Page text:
RBC CENTER, RALEIGH—Ron Francis retired with 1,249 assists, second only to Wayne Gretzky. But perhaps the Hurricanes’ associate head coach should be given credit for 1,250 for a nifty setup move Saturday night.
The Canes top line of Jokinen, Eric Staal, and Erik Cole combined for nine points as Staal passed Rod Brind’Amour as the franchise points leader since the Canes relocated to North Carolina from Hartford.
What are we to make of this Canes team right now? They continue to give up goals in the opening moments of periods—Tampa did it twice on Saturday—but they hung six goals on the board for their second straight home game. They continue to take too many penalties—five minors for the second straight home game—but their special teams is peaking, netting four power play goals and a shorthanded tally on Saturday night, while shutting out Tampa’s five-forward attack.
Maybe we should just be happy with a regulation win before a capacity home crowd over a division leader that plays a firewagon brand of hockey. With Atlanta’s loss in Dallas, the Canes are now just a point below the playoff line.
It didn’t look pretty early as the league’s goal-scoring leader Steven Stamkos popped in a Steve Downie feed off a turnover not two minutes in. When Chad LaRose high-sticked Victor Hedman seconds later, there was the feeling that the game might quickly get out of hand.
But Joe Corvo, instead of simply icing the puck at the end of a penalty kill, found LaRose as he stepped out of the box for a breakaway. LaRose’s deke opened Dwayne Roloson’s crouch and the game was tied.
After killing two more Tampa power plays, Jeff Skinner got the only even-strength goal of the night for Carolina with under three minutes left in the period, banging in the rebound of a sharp Ian White shot after his only faceoff win of the evening.
But with 22 ticks left, Martin St. Louis turned Tim Gleason around with a smooth delay move and found Vincent Lecavalier in the slot to knot that game again.
Notice how many time the word “but” has been used? That’s how it is with the Lightning. Tampa forces opponents to skate the puck up the middle of the ice where anything can happen—good or bad. They depend upon the improvisational skills of a group of forwards that stacks up against any team in the Eastern Conference, but they hang their goalie out to dry a lot as well. Consequently, the Lightning has won eleven more games than they’ve lost, but they’ve also scored eleven fewer goals than their opponents this season. They’re the best terrible team in the league.
The second period was even more of a case study than the first. Sixty-two seconds in, St. Louis carried a nice outlet pass from Hedman into the Carolina zone, and Joni Pitkanen abandoned Simon Gagne in the crease to front the diminutive forward. Gagne could have had a brief conversation with Cam Ward before restoring the Tampa lead. And when Brandon Sutter couldn’t corral a Patrick Dwyer centering pass into an empty net after Roloson made a mistake behind his net, there was that bad feeling again.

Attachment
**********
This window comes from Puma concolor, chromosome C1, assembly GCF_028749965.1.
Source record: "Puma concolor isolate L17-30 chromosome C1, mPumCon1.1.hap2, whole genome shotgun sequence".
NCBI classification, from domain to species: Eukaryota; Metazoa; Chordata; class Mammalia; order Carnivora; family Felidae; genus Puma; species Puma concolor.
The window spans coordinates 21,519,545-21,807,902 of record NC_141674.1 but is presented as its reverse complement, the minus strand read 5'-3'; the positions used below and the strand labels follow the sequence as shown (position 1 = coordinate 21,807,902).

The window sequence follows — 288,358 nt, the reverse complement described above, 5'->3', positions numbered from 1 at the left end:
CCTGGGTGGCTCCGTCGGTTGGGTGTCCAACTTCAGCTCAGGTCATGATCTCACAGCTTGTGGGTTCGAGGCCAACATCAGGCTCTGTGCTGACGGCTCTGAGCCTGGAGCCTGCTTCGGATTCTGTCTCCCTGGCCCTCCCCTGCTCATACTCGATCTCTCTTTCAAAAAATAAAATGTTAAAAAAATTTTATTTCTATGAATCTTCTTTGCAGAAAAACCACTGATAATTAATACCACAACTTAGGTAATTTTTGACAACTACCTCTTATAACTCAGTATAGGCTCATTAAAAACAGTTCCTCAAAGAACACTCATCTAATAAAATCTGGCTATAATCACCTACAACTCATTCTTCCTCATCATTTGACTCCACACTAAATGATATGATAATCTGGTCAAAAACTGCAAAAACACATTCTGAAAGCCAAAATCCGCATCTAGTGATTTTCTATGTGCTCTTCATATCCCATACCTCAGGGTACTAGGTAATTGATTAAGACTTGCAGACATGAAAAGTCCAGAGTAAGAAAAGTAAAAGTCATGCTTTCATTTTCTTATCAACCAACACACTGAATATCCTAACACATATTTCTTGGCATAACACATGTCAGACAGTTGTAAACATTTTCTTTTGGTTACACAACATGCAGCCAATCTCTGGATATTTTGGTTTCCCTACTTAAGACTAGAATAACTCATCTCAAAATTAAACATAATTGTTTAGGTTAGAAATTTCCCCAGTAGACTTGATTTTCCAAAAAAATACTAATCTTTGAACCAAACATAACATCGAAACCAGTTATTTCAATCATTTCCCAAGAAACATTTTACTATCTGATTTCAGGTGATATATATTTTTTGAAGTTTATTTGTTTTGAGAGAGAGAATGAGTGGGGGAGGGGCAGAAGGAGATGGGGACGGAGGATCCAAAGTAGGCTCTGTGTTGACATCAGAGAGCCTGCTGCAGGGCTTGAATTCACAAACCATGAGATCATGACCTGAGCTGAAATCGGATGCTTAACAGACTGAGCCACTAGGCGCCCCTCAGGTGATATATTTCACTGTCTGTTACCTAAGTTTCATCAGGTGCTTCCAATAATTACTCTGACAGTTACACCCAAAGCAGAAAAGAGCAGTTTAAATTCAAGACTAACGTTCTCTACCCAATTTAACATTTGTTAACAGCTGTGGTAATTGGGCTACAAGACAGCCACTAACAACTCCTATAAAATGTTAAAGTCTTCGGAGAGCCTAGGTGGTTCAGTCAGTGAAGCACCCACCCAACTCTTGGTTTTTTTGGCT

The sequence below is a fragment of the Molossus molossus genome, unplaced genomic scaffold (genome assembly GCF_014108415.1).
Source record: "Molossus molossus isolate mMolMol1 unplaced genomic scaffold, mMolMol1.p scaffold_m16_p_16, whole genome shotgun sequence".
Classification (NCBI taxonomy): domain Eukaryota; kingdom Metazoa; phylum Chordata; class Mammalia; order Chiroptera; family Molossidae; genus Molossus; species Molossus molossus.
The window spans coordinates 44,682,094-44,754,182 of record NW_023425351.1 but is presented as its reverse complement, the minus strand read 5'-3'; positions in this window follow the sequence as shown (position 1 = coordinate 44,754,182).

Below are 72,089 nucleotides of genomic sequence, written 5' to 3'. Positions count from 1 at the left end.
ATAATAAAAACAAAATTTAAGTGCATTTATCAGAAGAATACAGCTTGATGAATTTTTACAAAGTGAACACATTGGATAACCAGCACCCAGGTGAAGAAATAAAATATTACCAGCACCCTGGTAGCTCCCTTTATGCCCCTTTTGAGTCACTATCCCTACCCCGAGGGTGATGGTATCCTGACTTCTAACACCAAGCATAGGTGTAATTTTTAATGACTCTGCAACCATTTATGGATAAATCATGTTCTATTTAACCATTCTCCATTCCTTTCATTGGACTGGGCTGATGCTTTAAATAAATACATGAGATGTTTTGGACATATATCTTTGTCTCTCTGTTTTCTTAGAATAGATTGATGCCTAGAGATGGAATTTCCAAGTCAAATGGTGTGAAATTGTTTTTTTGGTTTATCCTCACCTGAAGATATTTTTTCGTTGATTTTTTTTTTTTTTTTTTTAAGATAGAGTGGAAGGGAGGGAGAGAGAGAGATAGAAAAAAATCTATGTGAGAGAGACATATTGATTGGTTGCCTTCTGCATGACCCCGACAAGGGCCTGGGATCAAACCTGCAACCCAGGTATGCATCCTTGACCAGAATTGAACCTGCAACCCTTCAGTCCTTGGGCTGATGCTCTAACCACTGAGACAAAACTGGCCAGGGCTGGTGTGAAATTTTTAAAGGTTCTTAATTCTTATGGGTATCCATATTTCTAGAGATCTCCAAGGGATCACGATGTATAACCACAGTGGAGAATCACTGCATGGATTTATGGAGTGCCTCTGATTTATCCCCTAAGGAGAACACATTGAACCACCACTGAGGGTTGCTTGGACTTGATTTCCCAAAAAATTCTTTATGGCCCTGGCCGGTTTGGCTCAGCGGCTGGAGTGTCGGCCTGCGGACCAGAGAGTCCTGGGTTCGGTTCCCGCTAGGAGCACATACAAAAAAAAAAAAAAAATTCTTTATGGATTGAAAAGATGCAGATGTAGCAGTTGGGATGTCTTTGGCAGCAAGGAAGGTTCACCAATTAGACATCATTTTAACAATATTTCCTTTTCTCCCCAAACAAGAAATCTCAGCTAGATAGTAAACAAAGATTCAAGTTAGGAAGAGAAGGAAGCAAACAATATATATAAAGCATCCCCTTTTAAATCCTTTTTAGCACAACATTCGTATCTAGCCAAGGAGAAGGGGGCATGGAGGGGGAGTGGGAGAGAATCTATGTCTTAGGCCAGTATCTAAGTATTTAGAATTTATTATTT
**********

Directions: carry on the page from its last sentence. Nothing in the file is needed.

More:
But then came the power plays. Hedman hooked Skinner after the rookie battled relentlessly for the puck in a corner, and Jamie McBain dashed down low to pot a rebound of an Eric Staal point shot that Roloson drastically overplayed.
Within a minute, Stamkos hooked Zach Boychuk down to thwart a 2-on-1 rush and, eleven seconds into that power play, Mattias Ohlund held Jokinen’s stick. The Canes iced five forwards to cash in on the extended 5-on-3 advantage, which set up Francis’ timeout and Jokinen’s go-ahead goal.
“It was a big goal. I thought we had some pretty good movement initially and I was bombing away with a few,” Eric Staal said after the game, “A couple just hit [Roloson] I think. We called time out—we still had another 50 seconds there—and kind of designed a nice little play. They were kind of cheating up on my one-timer, and then Juice was left alone in the slot.”
The physicality of the game ramped up and Ryan Carter, after obliterating St. Louis on a clean check, slashed Ryan Malone after Malone objected to the unkind treatment of his teammate. But this merely set up the opportunity to put the knife into the Lightning’s back.
Tampa is the only team that regularly uses five forwards on its power play. Although they’re the seventh best man-advantage team, they also give up a lot of shorthanded goals. Cole must have been thinking about that as he lined up on the penalty kill. Tampa simply has no counter to his special brand of skillful aggression.
After Cole barged up the boards literally through a forward, running the puck out of the Carolina zone, he found Staal for a breakaway. Staal’s shot pinged off the far post and skittered to the boards, and he curled back, slightly exasperated, to rejoin the kill. But Cole kept coming, wresting the puck from St. Louis at the wall and flinging it to Staal in the slot. This time the captain did not miss.
Midway through the third, Tampa pulled to within one, in an otherwise calm period. McBain waited to long to try to get a shot to the net, and Gagne blocked it up ice with his shins. He tracked it down for a breakaway goal past Ward’s blocker to make it 5-4.
Jokinen tossed his second power-play goal of the night into an empty net after Stamkos was sent off for holding the stick. Stamkos’ vehement argument of the call prompted an early trip to the shower with a game misconduct.
This is just the first of five straight games against teams ahead of the Canes in the Eastern Conference standings. It’s a good start.